In the shadow of World’s Fair anniversary celebrations, a park showing signs of neglect

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FLUSHING MEADOWS, Queens (PIX11) – It was the site of both the 1939 and 1964 World’s Fairs, and now, as the city celebrates the 75th and 50th anniversaries of those expositions, Flushing Meadows Corona Park is becoming the scene of many commemorative events, as well as some physical plant improvements, in relation to the anniversary celebration.  However, many daily users of the park say that away from the main World’s Fair landmarks, their park is in sore need of repairs.

To mark the anniversaries last week, Queens Borough President Melinda Katz called Flushing Meadows Corona Park, “What we all dub ‘The World’s Park.'”

However, some parts of The World’s Park do not look like places somebody would invite the world to see and use.  A few hundred yards from the icon of the World’s Fair, the Unisphere, is a roadway and paved walking and jogging path.  One wouldn’t know it from looking at it, though.  It’s covered in a makeshift reservoir of rainwater runoff so wide and so deep that a couple of flocks of ducks use it as a pond.

About 1000 yards south of that is an intentionally placed body of water that was built as a lake for nautical exhibits for the fair five decades ago.  Now, however, Meadow Lake has paved walking, jogging and cycling paths around it, but most of the walkers, joggers and cyclists avoid those thoroughfares at all costs.  The reason is the thick mud, muck and standing water that cut up the pathways at various points along their miles-long routes.

“This park is in disrepair,” said a jogger who only gave his first name, Gene. “It’s dangerous.  Every time you buy new shoes here, you ruin them when it rains.”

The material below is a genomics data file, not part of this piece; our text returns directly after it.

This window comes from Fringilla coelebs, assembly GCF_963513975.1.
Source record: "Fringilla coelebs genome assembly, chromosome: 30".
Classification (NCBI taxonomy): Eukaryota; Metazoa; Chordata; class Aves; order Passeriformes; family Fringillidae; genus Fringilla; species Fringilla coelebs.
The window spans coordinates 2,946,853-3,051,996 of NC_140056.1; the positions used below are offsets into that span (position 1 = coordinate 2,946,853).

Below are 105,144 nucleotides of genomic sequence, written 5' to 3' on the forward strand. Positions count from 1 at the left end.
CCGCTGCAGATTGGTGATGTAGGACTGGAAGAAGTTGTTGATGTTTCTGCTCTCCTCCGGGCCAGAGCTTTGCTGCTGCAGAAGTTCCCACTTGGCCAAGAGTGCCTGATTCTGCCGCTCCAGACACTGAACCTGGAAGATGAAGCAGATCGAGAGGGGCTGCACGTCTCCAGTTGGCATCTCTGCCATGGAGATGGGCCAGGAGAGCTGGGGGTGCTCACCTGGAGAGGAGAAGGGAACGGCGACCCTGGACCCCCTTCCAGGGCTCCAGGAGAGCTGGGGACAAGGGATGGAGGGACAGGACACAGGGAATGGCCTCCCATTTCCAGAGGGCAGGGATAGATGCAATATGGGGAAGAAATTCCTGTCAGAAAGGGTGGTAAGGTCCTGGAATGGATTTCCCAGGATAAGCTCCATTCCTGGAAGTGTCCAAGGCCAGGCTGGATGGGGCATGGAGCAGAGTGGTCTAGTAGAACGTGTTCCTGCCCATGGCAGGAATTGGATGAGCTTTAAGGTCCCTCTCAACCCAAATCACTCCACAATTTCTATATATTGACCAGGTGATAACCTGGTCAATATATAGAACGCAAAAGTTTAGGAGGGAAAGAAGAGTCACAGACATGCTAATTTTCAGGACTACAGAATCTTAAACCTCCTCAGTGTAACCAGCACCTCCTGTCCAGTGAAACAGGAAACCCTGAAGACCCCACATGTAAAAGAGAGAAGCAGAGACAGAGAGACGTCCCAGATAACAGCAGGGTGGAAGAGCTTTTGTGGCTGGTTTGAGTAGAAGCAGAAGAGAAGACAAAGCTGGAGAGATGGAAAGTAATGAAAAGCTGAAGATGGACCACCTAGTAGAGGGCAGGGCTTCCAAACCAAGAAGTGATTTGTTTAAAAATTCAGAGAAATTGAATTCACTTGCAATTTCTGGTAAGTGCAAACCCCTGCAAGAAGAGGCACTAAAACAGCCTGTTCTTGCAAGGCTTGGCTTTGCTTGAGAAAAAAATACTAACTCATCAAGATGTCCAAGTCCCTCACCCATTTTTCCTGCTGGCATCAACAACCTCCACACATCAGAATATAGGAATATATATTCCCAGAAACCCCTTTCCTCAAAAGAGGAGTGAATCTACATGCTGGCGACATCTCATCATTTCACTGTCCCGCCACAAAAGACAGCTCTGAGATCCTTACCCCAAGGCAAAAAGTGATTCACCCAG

On Thursday, along the roadway and pathway at the northeast end of the lakeside park, the standing water was so deep that metal barricades that park workers had put up around a deep sinkhole were themselves surrounded by a 15 foot wide puddle of water.

Park

When asked if she’d wished if it were repaired, park jogger Juliana Gonzalez replied, “I really, really do.  It will encourage people to come out of their house more often.”

Nobody who was interviewed by PIX11 News expressed negative feelings about the World’s Fair commemorative events, like the announcement on Wednesday of the April 5th opening of an orchid show at the Botanical Gardens next to the park.

The anniversary schedule has brought that event as well as a model train show to the gardens, which have spruced up even more than usual in anticipation of larger crowds.

Even the long neglected New York State Pavilion of the fair, with its iconic, rusting towers, got a new coat of paint, albeit on ground level only.

Parkgoers expressed no criticism for the anniversary improvements, but some said they have a message for the Parks Department.

“I wish that they would cater more to the regular user, the neighborhood user [of the park],” said Vinnie Duran.  “They really haven’t taken care of the community needs.  That’s the biggest problem we have.”

The city’s Parks Department issued the following statement in response to a PIX11 request for comment:

Flushing Meadows Corona Park was built on low-lying marsh land and experiences drainage problems after heavy rains, particularly when they coincide with high tides. NYC Parks has been adding rain gardens, repairing paths and rebuilding shorelines to improve drainage and reduce flooding. We are also working with the Department of Environmental Protection to improve storm drainage and continue to manually pump water  from Flushing Meadows Corona Park after heavy rains.

The City has invested approximately $90 million dollars in Flushing Meadows Corona Park since 2002, including a new recreation center, pool and skating complex, renovated boathouse, new athletic fields and world-class skate park.

1 Comment

  • Ed Babcock

    A rain garden appears to be exactly the opposite kind of planting that experts have been fostering to make parks safe. They're going to have to make up their minds. If they had left these spaces alone maybe this flooding problem would't be happening. Marshes are marshes for a reason.

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